My name is Luz Emma Cañas Madrigal. I am first generation Mexican American. How I came to be? That is a daunting question I aim to divulge in my forthcoming memoir. But in a word…destiny. In the early 1970’s, because most of the youth had been drafted into the Vietnam War, there was a shortage of medical professionals in the United States. The government invited international doctors to do their specialty at Mt. Sinai Cleveland Clinic, OH. My father was one of the doctor’s selected and it is there I was born and one of the main reasons my family decided to stay in the U.S. When I was five, my parents moved us (my elder sister, brother and I) to Los Angeles after my father was offered a teaching position at UCLA. They eventually bought a house in the suburbs where I soon learned that my family’s economic status granted me access to the finer things but not white privilege. I became politicized the day I was called a “nigger” for the first time. I was 8 years old. Too young and fragile to stick up for myself, at the time, that word was absorbed into my body and became a part of my being. It was then that my identity as an Afro-Mestizo began to take form and my need to resist oppression began. I was constantly reminded of my subordinate position in society both overtly and covertly through racial slurs and insinuations. It became painfully obvious that racism existed during my training as a classical ballet dancer. Throughout my training, I was praised for my ability and my physique. And yet, I was not chosen to attend the summer intensive I had trained the majority of my life for. I knew, in my heart, it was because I was not the “right” skin color. I started lightening my skin and my self loathing manifested itself in depression and eating disorders. Finally, I was accepted into the Pacific Northwest Ballet and upon arrival I noticed that I was one of two girls-of-color out of about 200. The other girl was also going to attend the Dance Theater of Harlem. She had options whereas I did not: I was not white enough for New York City Ballet and not black enough for Dance Theater of Harlem. At 16, I altered my dreams of becoming a ballerina and decided to become a Dance Movement Therapist. At the time, my parents were embroiled in a messy divorce that is in litigation to this day, almost forty years, exhausting the family’s financial resources. Like most teens, I acted out. I threw my tutu to the wind and became a dancer in MTV music videos. I partied with R & B and Hip Hop artists that were famous in the early 90’s then became pregnant by the time I was 19. My family and society brushed me off as a statistic: an unmarried teen mother. It became my personal mission to prove everyone, including myself, wrong. After two years at a junior college, I transferred to UCLA and received my undergraduate degree in Chicano Studies at UCSB. From there, I became a Graduate Fellow and received my Masters degree in Dance Movement Therapy at UCLA. I became a pioneer in the use of Dance Movement Therapy in Early Intervention and wrote about my experience in my book, “Kinnecting: Healing the Difficult Child with the Creative Arts.” Writing has always been a way for me to process my emotions and experiences. I began writing poetry as I went deeper into my spiritual practices. I continued to explore other movement modalities which included West African Dance, Modern, Yoga and Capoeira Angola. Capoeira is an Afro-Brazilian martial art disguised as a dance because it became a means of liberation of enslaved Africans from colonial oppression. My passion of the art led me to move to New York City and eventually to Brazil where I met my husband, my last Capoeira master. He was murdered almost five years ago and I have been writing to process the fallout surrounding his death. Before he was killed, I started writing him poems in an attempt to start a different dialogue between us. After his passing, I published a book of poetry, “Divan of the Infidel.” I have been giving continuity to Capoeira he passed onto me through the founding of Capoeira Muçurumim. Our group became artists-in-residence at the infamous Ground Zero Mosque, which in actuality was an Islamic center. We served as liaisons between the religious and secular community during the 10 year anniversary of 9/11. Currently, I am a teaching artist in Capoeira for the Caribbean Cultural Center African Diaspora Institute leading cultural arts workshops for the Department of Education, NYC, and I am a mentor for homeless LGBTQ youth at the Reciprocity Foundation. After all that my children and I have been through, writing has been a means of self-reflection, validation, and healing. There are some things that one goes through that can only be confided in blank pages, until one is ready to share them with the world.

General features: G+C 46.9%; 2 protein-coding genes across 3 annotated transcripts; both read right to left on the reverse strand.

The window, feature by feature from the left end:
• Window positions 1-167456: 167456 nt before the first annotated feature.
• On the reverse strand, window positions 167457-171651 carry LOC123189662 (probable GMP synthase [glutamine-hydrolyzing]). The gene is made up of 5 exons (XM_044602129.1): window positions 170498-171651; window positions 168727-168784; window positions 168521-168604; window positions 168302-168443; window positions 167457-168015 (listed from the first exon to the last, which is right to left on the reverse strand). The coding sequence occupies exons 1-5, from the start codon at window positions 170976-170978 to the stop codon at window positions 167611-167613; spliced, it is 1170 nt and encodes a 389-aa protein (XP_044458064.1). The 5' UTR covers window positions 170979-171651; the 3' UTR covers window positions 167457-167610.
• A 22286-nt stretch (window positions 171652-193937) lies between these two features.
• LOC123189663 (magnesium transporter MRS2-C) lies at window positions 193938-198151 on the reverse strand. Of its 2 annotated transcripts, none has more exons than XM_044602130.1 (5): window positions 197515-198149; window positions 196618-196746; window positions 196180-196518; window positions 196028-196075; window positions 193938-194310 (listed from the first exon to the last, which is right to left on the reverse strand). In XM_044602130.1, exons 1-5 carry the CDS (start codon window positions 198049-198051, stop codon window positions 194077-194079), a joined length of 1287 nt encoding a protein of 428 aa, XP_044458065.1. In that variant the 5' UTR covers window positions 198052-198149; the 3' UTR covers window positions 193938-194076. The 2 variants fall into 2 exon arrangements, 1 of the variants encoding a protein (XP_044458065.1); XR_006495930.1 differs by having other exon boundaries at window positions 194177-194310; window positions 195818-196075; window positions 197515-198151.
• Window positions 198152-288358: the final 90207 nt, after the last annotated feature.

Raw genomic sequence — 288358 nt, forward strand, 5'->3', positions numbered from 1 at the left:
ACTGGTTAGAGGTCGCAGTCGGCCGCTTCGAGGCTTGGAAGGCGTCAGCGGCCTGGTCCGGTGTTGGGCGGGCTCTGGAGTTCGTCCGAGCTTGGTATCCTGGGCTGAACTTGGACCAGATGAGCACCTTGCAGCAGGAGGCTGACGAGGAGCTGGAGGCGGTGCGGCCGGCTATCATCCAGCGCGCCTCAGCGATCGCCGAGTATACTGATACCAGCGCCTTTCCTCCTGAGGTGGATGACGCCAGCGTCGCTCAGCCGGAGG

Saturday, February 20, 2016